It hit me like a thunderbolt: “No wonder I’m depressed if I keep telling myself that 90% of my life doesn’t count.” When I get fed up with having to eat, shower, work out, travel from one location to another, clean, dress, do laundry, I’m getting fed up because these are all the things I have to do before I can “live.” So maybe, I thought, I should change my definitions and my expectations. Maybe I should consider every moment that I am alive to be a moment where I am living. It sounds really simple, like, “The snozzberries taste like snozzberries,” but it hit me with a force that helped jar me out of my self-pity cycle.
I so, so, so relate. That grinding drudgery of the everyday often gets to me and I often neglect to be grateful for the things that I do have. I don’t believe there’s an external cosmic force that’s going to take care of my most basic needs, because I know that that being is me. I do need to learn to appreciate the things that I achieve, from the food that I have cooked and eaten tonight to the clean kitchen that I’m about to manifest (maybe).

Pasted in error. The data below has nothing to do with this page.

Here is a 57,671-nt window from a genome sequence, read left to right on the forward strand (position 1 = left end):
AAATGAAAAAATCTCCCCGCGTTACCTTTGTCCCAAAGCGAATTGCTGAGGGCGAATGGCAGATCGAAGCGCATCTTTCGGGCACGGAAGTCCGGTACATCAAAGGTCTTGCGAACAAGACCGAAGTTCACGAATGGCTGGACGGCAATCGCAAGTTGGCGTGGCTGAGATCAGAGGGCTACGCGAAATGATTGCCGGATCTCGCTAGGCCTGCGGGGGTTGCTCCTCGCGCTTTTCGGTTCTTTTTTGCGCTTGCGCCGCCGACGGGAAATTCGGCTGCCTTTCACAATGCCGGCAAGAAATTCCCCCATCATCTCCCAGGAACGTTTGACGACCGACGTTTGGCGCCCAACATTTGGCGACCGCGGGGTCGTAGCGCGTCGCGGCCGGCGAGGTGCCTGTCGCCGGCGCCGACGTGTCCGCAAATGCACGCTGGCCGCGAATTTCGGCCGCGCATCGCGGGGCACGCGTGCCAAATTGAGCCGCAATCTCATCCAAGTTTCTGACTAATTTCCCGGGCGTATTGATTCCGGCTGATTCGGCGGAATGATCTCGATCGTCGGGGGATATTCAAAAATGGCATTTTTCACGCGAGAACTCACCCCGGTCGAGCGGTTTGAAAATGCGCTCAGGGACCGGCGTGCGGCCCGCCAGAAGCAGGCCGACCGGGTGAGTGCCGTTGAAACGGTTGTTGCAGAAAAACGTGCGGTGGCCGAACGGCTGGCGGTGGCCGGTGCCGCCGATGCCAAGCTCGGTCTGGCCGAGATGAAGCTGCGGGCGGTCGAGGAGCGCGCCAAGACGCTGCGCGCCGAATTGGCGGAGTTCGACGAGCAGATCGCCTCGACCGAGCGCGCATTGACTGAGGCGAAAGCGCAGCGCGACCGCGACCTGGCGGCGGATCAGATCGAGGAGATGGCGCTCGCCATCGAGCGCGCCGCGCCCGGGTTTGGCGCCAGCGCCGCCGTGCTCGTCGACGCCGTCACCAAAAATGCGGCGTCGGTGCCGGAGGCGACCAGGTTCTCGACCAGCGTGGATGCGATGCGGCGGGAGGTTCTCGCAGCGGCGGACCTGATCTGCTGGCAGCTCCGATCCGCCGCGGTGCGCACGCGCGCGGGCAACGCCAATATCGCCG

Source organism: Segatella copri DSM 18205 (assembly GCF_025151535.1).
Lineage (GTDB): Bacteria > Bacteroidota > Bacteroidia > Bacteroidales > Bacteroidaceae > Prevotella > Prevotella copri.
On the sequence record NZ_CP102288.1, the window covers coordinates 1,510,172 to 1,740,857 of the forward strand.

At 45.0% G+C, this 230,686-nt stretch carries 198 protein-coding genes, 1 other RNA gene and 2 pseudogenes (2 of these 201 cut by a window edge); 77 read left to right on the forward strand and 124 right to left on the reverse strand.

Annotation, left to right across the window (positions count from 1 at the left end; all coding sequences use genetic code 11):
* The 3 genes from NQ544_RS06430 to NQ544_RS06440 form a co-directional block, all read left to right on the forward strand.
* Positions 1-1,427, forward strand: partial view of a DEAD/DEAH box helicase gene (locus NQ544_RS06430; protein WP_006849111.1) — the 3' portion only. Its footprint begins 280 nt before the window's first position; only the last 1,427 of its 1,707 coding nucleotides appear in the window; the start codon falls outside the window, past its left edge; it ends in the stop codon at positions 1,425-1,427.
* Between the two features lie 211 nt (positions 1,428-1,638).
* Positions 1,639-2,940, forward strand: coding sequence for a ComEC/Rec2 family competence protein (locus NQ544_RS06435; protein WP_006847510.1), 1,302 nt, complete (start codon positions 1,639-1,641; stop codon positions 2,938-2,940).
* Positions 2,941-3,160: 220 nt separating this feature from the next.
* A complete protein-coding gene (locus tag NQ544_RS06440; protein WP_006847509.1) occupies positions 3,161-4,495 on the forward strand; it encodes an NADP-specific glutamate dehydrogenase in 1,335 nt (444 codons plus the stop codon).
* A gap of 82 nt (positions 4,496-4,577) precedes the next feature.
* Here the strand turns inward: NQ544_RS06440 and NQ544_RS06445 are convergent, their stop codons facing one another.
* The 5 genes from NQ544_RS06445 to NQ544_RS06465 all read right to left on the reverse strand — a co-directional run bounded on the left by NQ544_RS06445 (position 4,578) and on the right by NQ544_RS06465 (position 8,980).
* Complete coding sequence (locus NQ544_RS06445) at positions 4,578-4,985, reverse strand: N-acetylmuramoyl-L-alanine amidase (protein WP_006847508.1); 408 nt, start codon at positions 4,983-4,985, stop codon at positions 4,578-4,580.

and I LOVED this article, I don’t know, I just found it fascinating… go have a read.
The idea that a simple scent can influence behaviour to this degree may be surprising to many people, but I’ve blogged about many such studies before. Social exclusion can make you feel cold, a warm cup of tea can make people behave more warmly or charitably to others, and holding heavy objects can make us see things as more important. All of these are examples of a fascinating concept called “embodied cognition“, where many of the abstract concepts we use daily, like virtue, are related to concrete parts of our environment, like smells.